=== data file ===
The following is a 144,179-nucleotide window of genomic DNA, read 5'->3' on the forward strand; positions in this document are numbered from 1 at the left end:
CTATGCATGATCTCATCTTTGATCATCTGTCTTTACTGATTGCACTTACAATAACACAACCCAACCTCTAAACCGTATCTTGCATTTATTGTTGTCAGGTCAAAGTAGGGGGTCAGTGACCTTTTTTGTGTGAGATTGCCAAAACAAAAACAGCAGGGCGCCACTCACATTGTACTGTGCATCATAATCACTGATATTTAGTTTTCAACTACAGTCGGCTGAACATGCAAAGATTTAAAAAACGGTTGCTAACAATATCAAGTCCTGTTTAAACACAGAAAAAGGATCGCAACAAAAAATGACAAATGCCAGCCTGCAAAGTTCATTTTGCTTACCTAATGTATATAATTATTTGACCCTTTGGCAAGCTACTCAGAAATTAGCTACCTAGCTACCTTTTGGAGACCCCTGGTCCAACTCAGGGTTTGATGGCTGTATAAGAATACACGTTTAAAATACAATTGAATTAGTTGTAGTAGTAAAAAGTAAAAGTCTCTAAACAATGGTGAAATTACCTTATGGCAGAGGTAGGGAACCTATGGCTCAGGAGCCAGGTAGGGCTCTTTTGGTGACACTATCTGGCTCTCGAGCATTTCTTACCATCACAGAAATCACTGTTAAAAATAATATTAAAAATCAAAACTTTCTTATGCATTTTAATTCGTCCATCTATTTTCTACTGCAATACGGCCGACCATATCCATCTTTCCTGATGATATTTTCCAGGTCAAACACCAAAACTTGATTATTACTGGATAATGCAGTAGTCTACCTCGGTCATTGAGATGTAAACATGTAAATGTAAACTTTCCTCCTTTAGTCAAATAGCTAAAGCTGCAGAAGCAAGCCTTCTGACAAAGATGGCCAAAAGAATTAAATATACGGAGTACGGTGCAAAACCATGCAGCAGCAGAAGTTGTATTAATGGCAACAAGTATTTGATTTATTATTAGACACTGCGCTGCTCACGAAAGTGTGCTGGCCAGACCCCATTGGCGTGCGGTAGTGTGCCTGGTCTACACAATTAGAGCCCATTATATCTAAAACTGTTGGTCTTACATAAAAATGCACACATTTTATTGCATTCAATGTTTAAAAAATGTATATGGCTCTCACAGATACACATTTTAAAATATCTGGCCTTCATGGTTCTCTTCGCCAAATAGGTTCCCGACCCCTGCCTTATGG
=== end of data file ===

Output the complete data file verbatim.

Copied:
The following is a 144,179-nucleotide window of genomic DNA, read 5'->3' on the forward strand; positions in this document are numbered from 1 at the left end:
CTATGCATGATCTCATCTTTGATCATCTGTCTTTACTGATTGCACTTACAATAACACAACCCAACCTCTAAACCGTATCTTGCATTTATTGTTGTCAGGTCAAAGTAGGGGGTCAGTGACCTTTTTTGTGTGAGATTGCCAAAACAAAAACAGCAGGGCGCCACTCACATTGTACTGTGCATCATAATCACTGATATTTAGTTTTCAACTACAGTCGGCTGAACATGCAAAGATTTAAAAAACGGTTGCTAACAATATCAAGTCCTGTTTAAACACAGAAAAAGGATCGCAACAAAAAATGACAAATGCCAGCCTGCAAAGTTCATTTTGCTTACCTAATGTATATAATTATTTGACCCTTTGGCAAGCTACTCAGAAATTAGCTACCTAGCTACCTTTTGGAGACCCCTGGTCCAACTCAGGGTTTGATGGCTGTATAAGAATACACGTTTAAAATACAATTGAATTAGTTGTAGTAGTAAAAAGTAAAAGTCTCTAAACAATGGTGAAATTACCTTATGGCAGAGGTAGGGAACCTATGGCTCAGGAGCCAGGTAGGGCTCTTTTGGTGACACTATCTGGCTCTCGAGCATTTCTTACCATCACAGAAATCACTGTTAAAAATAATATTAAAAATCAAAACTTTCTTATGCATTTTAATTCGTCCATCTATTTTCTACTGCAATACGGCCGACCATATCCATCTTTCCTGATGATATTTTCCAGGTCAAACACCAAAACTTGATTATTACTGGATAATGCAGTAGTCTACCTCGGTCATTGAGATGTAAACATGTAAATGTAAACTTTCCTCCTTTAGTCAAATAGCTAAAGCTGCAGAAGCAAGCCTTCTGACAAAGATGGCCAAAAGAATTAAATATACGGAGTACGGTGCAAAACCATGCAGCAGCAGAAGTTGTATTAATGGCAACAAGTATTTGATTTATTATTAGACACTGCGCTGCTCACGAAAGTGTGCTGGCCAGACCCCATTGGCGTGCGGTAGTGTGCCTGGTCTACACAATTAGAGCCCATTATATCTAAAACTGTTGGTCTTACATAAAAATGCACACATTTTATTGCATTCAATGTTTAAAAAATGTATATGGCTCTCACAGATACACATTTTAAAATATCTGGCCTTCATGGTTCTCTTCGCCAAATAGGTTCCCGACCCCTGCCTTATGG